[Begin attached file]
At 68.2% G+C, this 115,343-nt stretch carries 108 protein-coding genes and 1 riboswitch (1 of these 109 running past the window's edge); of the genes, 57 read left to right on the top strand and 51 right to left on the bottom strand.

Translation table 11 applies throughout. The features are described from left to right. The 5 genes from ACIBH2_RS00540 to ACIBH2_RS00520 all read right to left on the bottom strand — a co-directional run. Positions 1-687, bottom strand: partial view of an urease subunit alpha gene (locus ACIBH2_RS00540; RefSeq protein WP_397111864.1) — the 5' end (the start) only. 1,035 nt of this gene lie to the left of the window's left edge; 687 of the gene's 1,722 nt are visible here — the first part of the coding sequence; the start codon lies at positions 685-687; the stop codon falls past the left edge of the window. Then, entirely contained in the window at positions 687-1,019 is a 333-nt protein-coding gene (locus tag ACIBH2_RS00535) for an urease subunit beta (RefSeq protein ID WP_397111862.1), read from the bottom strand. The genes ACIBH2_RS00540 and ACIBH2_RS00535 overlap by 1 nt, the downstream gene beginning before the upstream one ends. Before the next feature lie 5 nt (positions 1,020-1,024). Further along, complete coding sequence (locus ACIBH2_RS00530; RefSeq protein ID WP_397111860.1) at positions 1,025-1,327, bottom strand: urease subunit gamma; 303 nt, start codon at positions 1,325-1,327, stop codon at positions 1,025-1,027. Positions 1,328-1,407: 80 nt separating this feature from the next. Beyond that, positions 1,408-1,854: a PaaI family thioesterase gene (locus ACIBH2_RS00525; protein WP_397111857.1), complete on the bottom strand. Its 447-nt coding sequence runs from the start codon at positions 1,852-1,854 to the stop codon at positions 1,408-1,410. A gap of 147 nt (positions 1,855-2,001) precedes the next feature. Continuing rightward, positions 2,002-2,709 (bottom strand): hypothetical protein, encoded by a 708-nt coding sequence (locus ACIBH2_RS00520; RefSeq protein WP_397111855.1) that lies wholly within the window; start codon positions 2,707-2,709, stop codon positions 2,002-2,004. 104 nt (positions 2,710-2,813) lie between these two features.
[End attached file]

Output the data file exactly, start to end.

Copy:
At 68.2% G+C, this 115,343-nt stretch carries 108 protein-coding genes and 1 riboswitch (1 of these 109 running past the window's edge); of the genes, 57 read left to right on the top strand and 51 right to left on the bottom strand.

Translation table 11 applies throughout. The features are described from left to right. The 5 genes from ACIBH2_RS00540 to ACIBH2_RS00520 all read right to left on the bottom strand — a co-directional run. Positions 1-687, bottom strand: partial view of an urease subunit alpha gene (locus ACIBH2_RS00540; RefSeq protein WP_397111864.1) — the 5' end (the start) only. 1,035 nt of this gene lie to the left of the window's left edge; 687 of the gene's 1,722 nt are visible here — the first part of the coding sequence; the start codon lies at positions 685-687; the stop codon falls past the left edge of the window. Then, entirely contained in the window at positions 687-1,019 is a 333-nt protein-coding gene (locus tag ACIBH2_RS00535) for an urease subunit beta (RefSeq protein ID WP_397111862.1), read from the bottom strand. The genes ACIBH2_RS00540 and ACIBH2_RS00535 overlap by 1 nt, the downstream gene beginning before the upstream one ends. Before the next feature lie 5 nt (positions 1,020-1,024). Further along, complete coding sequence (locus ACIBH2_RS00530; RefSeq protein ID WP_397111860.1) at positions 1,025-1,327, bottom strand: urease subunit gamma; 303 nt, start codon at positions 1,325-1,327, stop codon at positions 1,025-1,027. Positions 1,328-1,407: 80 nt separating this feature from the next. Beyond that, positions 1,408-1,854: a PaaI family thioesterase gene (locus ACIBH2_RS00525; protein WP_397111857.1), complete on the bottom strand. Its 447-nt coding sequence runs from the start codon at positions 1,852-1,854 to the stop codon at positions 1,408-1,410. A gap of 147 nt (positions 1,855-2,001) precedes the next feature. Continuing rightward, positions 2,002-2,709 (bottom strand): hypothetical protein, encoded by a 708-nt coding sequence (locus ACIBH2_RS00520; RefSeq protein WP_397111855.1) that lies wholly within the window; start codon positions 2,707-2,709, stop codon positions 2,002-2,004. 104 nt (positions 2,710-2,813) lie between these two features.